For millennia it has been customary for men and women going to war to taunt their enemies before battle, and their enemies would taunt them in reply. Sadly, this rich tradition has faded in the modern era. Now, a small but growing cadre of fly anglers are bringing back this proud custom. These are their stories.
Alex, House Cerveniak
In time, Alex, of the House of Cerveniak, did sally forth in the spring of the year that he might seek the bluegill. And he approached a body of water that he might cast his fly, the work of his own hands. Then the bluegills came forth that they might see what his business was there, for every bluegill is constable and councilman wherever he resides. When Alex approached the waters they arrayed themselves against him and spoke “Who are you, and why are you here?”
And Alex replied to them “I am Alex, of the house of Cerveniak. It is the season of Aster. Communion sacrifices to Astarte are incumbent upon me, and so I have come to seek you, the bluegill, that I may offer you up to Astarte that she may grant my garden to grow, and that I may feed my young children.”
But the bluegills replied “What have we to do with you, and who is your goddess Astarte that we must offer ourselves up that your young children may take their sup?” And they did not consent to take his flies.
But Alex was a great magician, and he cast spells upon his flies that he might confuse the bluegills so that they must fall to him, and many began to take his flies. With that they began to cry out to their king, Macrochirus, that he might deliver them from the hand of Alex of Cerveniak.
Macrochirus now heard their outcries, and he left his mat of weeds and swam out to meet Alex. And approaching him he lifted up his voice. “O Alex, of the house of Cerveniak, why have you come here, and why do you trouble my people that they cry out to me?”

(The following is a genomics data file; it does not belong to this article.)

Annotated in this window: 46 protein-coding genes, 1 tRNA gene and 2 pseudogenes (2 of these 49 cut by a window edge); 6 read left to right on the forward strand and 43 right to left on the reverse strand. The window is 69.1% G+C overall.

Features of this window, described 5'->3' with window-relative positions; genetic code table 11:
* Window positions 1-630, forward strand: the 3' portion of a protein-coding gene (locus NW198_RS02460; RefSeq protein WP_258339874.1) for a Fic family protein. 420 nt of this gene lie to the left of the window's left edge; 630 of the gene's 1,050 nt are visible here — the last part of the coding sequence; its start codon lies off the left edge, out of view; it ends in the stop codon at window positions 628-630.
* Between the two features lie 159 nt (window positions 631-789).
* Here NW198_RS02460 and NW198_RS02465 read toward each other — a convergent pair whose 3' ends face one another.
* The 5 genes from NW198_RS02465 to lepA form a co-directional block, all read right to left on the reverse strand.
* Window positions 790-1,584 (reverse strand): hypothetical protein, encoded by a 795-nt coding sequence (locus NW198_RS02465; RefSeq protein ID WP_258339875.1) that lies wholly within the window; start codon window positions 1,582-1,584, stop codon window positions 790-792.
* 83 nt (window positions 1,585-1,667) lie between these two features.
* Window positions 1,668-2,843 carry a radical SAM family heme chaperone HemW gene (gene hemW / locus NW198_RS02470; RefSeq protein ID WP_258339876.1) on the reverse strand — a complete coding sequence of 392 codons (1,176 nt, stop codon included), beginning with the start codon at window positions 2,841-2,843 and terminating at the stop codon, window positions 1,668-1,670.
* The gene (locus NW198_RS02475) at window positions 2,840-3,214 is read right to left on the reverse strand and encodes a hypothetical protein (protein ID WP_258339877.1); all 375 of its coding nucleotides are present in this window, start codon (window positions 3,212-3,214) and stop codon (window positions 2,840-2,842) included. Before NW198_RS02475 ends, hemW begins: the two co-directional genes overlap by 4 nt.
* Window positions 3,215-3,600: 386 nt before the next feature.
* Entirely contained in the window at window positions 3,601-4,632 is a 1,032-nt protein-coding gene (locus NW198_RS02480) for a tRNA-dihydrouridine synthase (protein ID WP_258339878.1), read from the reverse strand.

With that Alex replied, “It is not to these little ones that I have come, but it is to you, O Macrochirus, that I have come, that I may offer sacrifices to my goddess Astarte, that my garden may grow and I might feed my young children.”
And Macrochirus answered him “The servants of Ishtar have become many these days, and many are the men wishing to offer the flesh of my children to Ish-shah. So why should I come out to you? The bass and the pike seek me out—and yet I am not afraid. If you were to pick me up, I would pierce your palm with my fin. So why should I fear you? Are there no perch left in the lakes that you must disturb my people? Have you eaten all the smelts that now you must come to my people for them to be consumed? Your young ones have gone astray; and due to your idleness your garden lies untilled, and must my people fill your empty table also?”
Now Alex was greatly displeased with the words of Machrochirus, and he cast even greater spells upon his flies, and he worked great magic in that day so that even Macrochirus was fooled by his flies. And Macrochirus turned sideways that he might turn away from the fly, but he was hooked, and presently Alex brought him to hand.
But seeing Macrochirus, Alex was moved with pity, and he did lift up his proverbial utterance. “This day I have seen you Macrochirus, and this day I have touched your scales. For you are the most pleasant of fishes, and your scales are the most iridescent of those who swim with fins.” With that he let Macrochirus go, and taking the fishes he had, he went to his home and took communion with Astarte. And his garden did grow luxuriantly, and his young children were fed.